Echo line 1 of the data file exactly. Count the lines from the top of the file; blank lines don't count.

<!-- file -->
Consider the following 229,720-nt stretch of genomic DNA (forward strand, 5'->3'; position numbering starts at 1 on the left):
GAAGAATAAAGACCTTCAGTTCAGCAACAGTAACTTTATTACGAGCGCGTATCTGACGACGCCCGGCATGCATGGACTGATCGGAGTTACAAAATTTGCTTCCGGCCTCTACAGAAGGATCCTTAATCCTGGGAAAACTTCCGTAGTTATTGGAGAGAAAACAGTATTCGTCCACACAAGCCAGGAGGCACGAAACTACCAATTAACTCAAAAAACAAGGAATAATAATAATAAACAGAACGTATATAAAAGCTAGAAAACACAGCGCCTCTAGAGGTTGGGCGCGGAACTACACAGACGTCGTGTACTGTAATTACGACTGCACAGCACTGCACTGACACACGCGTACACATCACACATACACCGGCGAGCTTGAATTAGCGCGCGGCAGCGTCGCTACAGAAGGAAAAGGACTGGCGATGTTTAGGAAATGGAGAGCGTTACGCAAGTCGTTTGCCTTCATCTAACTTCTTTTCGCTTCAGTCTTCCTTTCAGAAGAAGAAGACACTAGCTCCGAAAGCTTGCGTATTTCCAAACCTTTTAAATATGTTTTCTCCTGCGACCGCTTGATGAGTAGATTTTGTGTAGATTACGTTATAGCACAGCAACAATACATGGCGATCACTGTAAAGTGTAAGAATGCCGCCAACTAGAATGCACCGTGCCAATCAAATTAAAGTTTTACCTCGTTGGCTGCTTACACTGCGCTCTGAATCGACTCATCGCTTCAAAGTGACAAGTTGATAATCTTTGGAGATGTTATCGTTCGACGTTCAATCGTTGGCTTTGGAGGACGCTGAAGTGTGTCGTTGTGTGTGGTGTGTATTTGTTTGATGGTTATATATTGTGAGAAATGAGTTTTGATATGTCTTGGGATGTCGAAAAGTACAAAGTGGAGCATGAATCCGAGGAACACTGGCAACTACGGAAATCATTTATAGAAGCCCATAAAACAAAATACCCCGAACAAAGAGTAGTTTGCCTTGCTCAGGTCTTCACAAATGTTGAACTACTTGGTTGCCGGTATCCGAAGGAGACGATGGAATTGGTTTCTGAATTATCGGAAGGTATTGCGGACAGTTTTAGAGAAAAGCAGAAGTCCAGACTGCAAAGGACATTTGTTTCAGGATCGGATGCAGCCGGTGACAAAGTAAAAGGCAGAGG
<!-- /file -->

Consider the following 229,720-nt stretch of genomic DNA (forward strand, 5'->3'; position numbering starts at 1 on the left):